Published November 20, 2004
JERUSALEM – Interim Palestinian leader Mahmoud Abbas is a veteran advocate of peace with Israel and an outspoken critic of the second intifada.
The 69-year-old Abbas was confirmed by parliament as prime minister on April 29, 2003, but his tenure was marred by fighting with former Palestinian leader Yasser Arafat.
Israeli Prime Minister Ariel Sharon and U.S. President George W. Bush had refused to negotiate with Arafat when he was alive, while Abbas was viewed favorably by Washington and other advocates of ending terrorism in the region. But Abbas' resignation four months later on Sept. 6, 2003, stunned the world and ground the peace process to a halt.
Abbas' appointment to the No. 2 post was a condition for implementation of the so-called road map, pushed by the United States in conjunction with the United Nations, the European Union and Russia.
It was hoped that Abbas would ease powers away from Arafat without being accused of betraying a national symbol, and re-establish trust with Israel after years of fierce violence without abandoning the Palestinians' bedrock positions.
Prospects for the road map started to fade soon after Abbas quit, but Arafat's death in Paris on Nov. 11, 2004, appeared to open the door to reviving the peace process.
Abbas was elected chairman of the Palestine Liberation Organization within hours of Arafat's death, putting him on track to take the iconic leader's place, and he is expected to cruise to victory in the Palestinian elections on Jan. 9.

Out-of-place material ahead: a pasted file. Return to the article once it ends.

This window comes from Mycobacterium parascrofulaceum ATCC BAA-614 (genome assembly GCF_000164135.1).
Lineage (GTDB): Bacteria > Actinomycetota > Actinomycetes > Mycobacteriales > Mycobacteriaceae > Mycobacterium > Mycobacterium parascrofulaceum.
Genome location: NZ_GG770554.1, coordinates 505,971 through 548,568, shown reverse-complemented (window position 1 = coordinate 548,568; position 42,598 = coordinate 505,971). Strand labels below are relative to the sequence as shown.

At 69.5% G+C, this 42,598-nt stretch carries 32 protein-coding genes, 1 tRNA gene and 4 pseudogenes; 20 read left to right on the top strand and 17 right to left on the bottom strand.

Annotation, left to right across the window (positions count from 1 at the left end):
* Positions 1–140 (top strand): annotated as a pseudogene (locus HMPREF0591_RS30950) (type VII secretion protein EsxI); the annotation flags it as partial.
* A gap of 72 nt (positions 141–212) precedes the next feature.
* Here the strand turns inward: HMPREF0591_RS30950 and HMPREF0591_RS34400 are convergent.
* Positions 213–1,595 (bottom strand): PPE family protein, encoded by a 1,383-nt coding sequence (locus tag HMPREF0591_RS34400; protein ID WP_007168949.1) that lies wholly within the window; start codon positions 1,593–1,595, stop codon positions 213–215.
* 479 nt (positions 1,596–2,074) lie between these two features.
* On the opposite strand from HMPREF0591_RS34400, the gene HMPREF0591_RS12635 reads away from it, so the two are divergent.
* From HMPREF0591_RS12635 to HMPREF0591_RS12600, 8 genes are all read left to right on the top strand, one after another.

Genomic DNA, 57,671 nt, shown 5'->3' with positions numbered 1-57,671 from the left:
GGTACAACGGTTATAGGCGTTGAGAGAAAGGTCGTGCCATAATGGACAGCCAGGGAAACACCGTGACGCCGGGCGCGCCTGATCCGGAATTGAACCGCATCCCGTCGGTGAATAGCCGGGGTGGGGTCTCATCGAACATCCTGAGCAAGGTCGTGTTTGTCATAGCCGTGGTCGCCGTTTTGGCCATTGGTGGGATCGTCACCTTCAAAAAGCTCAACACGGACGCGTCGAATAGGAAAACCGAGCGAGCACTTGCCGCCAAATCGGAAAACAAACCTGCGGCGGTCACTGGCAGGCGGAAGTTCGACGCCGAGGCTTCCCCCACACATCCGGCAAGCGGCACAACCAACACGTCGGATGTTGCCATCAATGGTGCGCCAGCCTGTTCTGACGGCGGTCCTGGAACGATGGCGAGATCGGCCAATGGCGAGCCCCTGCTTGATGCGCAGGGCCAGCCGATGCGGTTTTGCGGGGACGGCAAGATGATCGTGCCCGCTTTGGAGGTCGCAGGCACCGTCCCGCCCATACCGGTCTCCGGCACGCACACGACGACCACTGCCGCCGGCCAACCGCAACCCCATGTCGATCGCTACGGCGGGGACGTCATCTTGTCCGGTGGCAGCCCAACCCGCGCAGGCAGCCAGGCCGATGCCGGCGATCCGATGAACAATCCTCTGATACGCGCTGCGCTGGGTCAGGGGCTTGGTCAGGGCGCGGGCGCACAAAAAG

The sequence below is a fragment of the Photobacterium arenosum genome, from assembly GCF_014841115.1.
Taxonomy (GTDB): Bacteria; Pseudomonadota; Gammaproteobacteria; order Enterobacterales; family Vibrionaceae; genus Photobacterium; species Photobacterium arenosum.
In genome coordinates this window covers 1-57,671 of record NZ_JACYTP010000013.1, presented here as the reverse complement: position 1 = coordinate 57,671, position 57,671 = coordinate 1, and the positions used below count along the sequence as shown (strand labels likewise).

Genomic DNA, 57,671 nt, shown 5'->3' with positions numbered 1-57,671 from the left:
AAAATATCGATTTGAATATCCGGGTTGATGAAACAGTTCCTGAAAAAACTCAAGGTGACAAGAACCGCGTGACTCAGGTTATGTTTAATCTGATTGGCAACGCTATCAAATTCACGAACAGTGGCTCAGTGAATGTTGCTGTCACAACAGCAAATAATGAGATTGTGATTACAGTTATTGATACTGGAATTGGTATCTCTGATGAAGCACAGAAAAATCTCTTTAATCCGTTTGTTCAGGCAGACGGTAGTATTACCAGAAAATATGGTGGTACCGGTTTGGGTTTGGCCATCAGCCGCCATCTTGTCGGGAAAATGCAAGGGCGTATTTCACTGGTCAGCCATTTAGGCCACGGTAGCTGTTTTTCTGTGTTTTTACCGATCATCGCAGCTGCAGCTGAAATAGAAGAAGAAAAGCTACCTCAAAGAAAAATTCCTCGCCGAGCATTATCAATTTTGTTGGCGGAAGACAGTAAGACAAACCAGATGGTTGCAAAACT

Abbas was one of the first top PLO officials to recognize Israel and distanced himself from terror activities. He led Palestinian negotiators in peace talks in the 1990s and has met with Ariel Sharon, Israel's prime minister.
Abbas has also been a critic of the armed conflict that emerged from the Palestinian uprising that began in September 2000. He said what happened "is a complete destruction of everything we built."
Abbas was born in 1935 in the hilltop town of Safed, now in northern Israel. He is married and has two sons, both businessmen. Abbas and his family fled to Syria during the 1948 Arab-Israeli war that led to Israel's creation.
After helping found Arafat's Fatah party in 1965, Abbas managed finances for the movement and distanced himself from terror activities.
In a meeting with Fatah officials last year, Abbas said the outbreak of the uprising in September 2000 was understandable but should not have been allowed to deteriorate into an armed conflict.
Over the years, Abbas has avoided the spotlight, routinely turning down requests for interviews. His critics say he is too removed from ordinary Palestinians, although he has nurtured close ties with political factions, trade unions and other groups.
Several years ago, Abbas was diagnosed with prostate cancer. He underwent surgery in the United States, and aides say he is healthy.
The Associated Press contributed to this report.